Supreme Court Allows South Carolina’s Racially Discriminatory Congressional Map to Stand

Special to the Vanguard

Washington – In a 6-3 vote, the Supreme Court today issued a decision that reversed a federal trial court’s unanimous finding that Congressional District 1 in South Carolina’s 2022 map is an unconstitutional racial gerrymander. The Court also ruled that the district court applied the incorrect standard to Plaintiffs’ intentional vote dilution claim and returned that claim to the district court for further proceedings.

“Today is a dark day for democracy in South Carolina, but all hope is not lost,” said Jace Woodrum, Executive Director of the ACLU of South Carolina. “For now, the Supreme Court has upheld a racially gerrymandered map, and South Carolina voters are the ones who will suffer the consequences. Black voters in particular have had to fight for these fundamental rights throughout our history, and we are confident that together we will prevail.”

“We remain committed to ending gerrymandering in our state and will use every tool at our disposal until ‘We the People’ truly means all of us.”

The decision is a rejection of the historical deference given to the trial court’s factual findings and adds to the already difficult evidentiary burden that plaintiffs must demonstrate to remedy racial discrimination in voting. This divided decision underpins efforts nationwide to deny Black voters fair access to the political process to elect their preferred candidates.

“The court violated its precedent and interjected its own, outcome-determinative fact finding for that of the unanimous three-judge court,” said Allen Chaney, legal director for the ACLU of South Carolina. “A term after declaring racial sorting anathema in the college admissions context, the court has allowed the same to go unchecked in redistricting. Democracy is weaker — and the law less just — as a result.”

The Legal Defense Fund (LDF), American Civil Liberties Union (ACLU), ACLU of South Carolina, and Arnold & Porter tried this case over eight days before a three-judge panel unanimously ruled that there was a racial target on the number of Black South Carolinians assigned to Congressional District 1; that race more than partisan affiliation explained that assignment; and, the legislature disregarded traditional redistricting principles.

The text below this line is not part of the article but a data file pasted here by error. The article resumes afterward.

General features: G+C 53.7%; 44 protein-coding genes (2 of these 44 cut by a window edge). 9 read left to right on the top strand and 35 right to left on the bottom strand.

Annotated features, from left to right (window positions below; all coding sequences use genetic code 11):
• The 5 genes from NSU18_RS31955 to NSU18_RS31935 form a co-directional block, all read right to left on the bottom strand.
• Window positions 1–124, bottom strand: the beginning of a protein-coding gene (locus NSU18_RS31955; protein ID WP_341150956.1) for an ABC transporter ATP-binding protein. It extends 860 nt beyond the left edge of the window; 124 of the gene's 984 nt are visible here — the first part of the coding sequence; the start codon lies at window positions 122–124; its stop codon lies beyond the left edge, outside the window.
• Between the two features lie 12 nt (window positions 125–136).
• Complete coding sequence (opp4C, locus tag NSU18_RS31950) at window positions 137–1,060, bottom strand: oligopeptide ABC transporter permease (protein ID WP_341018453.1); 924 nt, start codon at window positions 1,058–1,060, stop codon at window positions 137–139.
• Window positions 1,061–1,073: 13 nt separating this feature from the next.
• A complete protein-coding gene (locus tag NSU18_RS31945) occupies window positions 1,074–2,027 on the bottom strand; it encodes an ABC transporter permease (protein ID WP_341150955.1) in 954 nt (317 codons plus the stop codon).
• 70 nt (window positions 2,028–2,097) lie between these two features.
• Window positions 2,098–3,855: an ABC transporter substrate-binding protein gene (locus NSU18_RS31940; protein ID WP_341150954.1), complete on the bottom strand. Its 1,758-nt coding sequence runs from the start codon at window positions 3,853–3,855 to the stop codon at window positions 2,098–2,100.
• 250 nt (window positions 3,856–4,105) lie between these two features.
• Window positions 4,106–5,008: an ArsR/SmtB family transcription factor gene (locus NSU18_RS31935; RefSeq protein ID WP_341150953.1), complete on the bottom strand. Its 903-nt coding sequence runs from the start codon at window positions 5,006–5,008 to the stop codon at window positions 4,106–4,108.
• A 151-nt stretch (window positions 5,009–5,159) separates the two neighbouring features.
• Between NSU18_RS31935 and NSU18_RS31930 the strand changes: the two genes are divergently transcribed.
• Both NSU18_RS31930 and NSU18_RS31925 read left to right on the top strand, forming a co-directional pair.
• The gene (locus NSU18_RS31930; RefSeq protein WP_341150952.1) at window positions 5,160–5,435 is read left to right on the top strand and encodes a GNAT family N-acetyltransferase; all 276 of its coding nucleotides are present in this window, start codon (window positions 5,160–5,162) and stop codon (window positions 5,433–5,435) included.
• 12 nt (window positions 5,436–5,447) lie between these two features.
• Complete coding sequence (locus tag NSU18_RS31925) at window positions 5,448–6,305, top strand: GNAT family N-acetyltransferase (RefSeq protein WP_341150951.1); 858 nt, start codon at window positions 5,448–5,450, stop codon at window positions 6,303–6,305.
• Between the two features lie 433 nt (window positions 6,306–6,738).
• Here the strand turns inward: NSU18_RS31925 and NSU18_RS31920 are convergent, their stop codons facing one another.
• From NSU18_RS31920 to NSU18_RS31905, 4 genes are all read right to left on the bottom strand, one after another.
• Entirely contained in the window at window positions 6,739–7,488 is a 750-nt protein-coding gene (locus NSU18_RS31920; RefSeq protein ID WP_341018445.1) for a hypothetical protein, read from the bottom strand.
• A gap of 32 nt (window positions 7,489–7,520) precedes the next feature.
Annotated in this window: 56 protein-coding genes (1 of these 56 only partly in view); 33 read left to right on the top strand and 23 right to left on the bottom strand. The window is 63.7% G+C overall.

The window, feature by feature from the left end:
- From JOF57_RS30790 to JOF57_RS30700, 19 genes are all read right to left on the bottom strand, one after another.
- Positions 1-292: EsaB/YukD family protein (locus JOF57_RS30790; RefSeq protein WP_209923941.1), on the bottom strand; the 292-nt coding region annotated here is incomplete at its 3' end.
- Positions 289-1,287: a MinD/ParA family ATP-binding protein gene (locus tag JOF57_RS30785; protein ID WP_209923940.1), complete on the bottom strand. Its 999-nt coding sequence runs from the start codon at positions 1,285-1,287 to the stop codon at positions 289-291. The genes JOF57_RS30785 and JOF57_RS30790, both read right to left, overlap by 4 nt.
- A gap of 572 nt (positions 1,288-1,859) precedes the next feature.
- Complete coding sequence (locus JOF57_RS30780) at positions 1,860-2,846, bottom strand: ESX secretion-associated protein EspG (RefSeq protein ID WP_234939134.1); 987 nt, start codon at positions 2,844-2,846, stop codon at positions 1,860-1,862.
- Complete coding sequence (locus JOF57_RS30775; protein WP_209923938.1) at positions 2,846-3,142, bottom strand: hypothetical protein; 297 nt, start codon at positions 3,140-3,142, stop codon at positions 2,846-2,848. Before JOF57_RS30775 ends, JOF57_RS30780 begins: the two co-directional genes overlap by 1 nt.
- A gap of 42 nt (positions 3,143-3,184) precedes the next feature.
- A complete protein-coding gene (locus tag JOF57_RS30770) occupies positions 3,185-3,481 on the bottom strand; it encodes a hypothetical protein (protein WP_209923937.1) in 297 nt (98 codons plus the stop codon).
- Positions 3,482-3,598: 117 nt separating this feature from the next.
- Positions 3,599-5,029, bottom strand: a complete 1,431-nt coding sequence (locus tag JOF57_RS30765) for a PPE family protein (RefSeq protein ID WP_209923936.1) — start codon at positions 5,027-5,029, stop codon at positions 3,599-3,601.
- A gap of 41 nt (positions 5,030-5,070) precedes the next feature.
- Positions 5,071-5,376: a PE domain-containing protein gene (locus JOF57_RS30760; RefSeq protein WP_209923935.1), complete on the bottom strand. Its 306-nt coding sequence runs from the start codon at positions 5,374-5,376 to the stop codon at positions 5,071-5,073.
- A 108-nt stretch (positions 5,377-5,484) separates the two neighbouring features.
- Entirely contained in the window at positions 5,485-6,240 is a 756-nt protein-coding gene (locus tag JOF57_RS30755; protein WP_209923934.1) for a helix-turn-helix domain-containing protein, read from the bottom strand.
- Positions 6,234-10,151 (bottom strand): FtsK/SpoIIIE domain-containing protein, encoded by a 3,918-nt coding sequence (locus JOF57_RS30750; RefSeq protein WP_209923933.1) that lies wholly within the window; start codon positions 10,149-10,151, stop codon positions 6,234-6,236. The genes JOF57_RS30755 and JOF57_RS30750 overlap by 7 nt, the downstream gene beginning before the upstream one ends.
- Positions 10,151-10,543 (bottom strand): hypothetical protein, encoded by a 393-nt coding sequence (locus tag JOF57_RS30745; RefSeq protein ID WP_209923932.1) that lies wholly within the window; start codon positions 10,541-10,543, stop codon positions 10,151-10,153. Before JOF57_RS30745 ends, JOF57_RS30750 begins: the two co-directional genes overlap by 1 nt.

“We are deeply disappointed in the Supreme Court’s decision to allow South Carolina’s proposed congressional map to stand for yet another election after a unanimous federal three-judge panel recognized the racial discrimination in that map and ordered that a remedial map be used in upcoming elections beginning this year,” said plaintiff Taiwan Scott. “Our battle to fairly represent and account for everyone in our beautiful state doesn’t stop here – we’ll journey onward towards justice.”

“Today, the Supreme Court has failed the American people. Voting rights have taken another gut punch, and the future of democracy in South Carolina is dangling by a thread. Make no mistake — we are not backing down from this fight,” said Brenda Murphy, president of the South Carolina State Conference of the NAACP. “Despite today’s news, the South Carolina NAACP will continue to utilize every resource at our disposal to ensure Black South Carolinians have an opportunity to make their voices heard in another pivotal election. This is what advocacy in action looks like.”